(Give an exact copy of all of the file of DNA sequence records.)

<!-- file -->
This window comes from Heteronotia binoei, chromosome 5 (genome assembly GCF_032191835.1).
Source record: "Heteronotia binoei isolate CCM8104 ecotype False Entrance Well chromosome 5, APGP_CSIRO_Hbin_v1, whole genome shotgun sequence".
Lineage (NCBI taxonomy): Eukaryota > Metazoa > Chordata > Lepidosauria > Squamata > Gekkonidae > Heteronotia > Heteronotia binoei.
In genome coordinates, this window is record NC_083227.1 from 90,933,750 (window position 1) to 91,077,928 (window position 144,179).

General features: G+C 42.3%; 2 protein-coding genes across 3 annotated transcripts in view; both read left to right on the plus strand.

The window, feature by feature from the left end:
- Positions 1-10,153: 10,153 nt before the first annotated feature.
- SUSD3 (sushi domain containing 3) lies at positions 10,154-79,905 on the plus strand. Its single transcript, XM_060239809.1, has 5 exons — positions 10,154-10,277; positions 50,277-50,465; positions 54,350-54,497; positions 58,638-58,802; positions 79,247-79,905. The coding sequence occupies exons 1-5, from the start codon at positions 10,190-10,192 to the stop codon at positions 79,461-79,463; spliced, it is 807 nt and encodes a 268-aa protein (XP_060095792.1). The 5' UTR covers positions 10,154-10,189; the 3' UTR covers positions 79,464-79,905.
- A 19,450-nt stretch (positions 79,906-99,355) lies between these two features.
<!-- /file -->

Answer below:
This window comes from Heteronotia binoei, chromosome 5 (genome assembly GCF_032191835.1).
Source record: "Heteronotia binoei isolate CCM8104 ecotype False Entrance Well chromosome 5, APGP_CSIRO_Hbin_v1, whole genome shotgun sequence".
Lineage (NCBI taxonomy): Eukaryota > Metazoa > Chordata > Lepidosauria > Squamata > Gekkonidae > Heteronotia > Heteronotia binoei.
In genome coordinates, this window is record NC_083227.1 from 90,933,750 (window position 1) to 91,077,928 (window position 144,179).

General features: G+C 42.3%; 2 protein-coding genes across 3 annotated transcripts in view; both read left to right on the plus strand.

The window, feature by feature from the left end:
- Positions 1-10,153: 10,153 nt before the first annotated feature.
- SUSD3 (sushi domain containing 3) lies at positions 10,154-79,905 on the plus strand. Its single transcript, XM_060239809.1, has 5 exons — positions 10,154-10,277; positions 50,277-50,465; positions 54,350-54,497; positions 58,638-58,802; positions 79,247-79,905. The coding sequence occupies exons 1-5, from the start codon at positions 10,190-10,192 to the stop codon at positions 79,461-79,463; spliced, it is 807 nt and encodes a 268-aa protein (XP_060095792.1). The 5' UTR covers positions 10,154-10,189; the 3' UTR covers positions 79,464-79,905.
- A 19,450-nt stretch (positions 79,906-99,355) lies between these two features.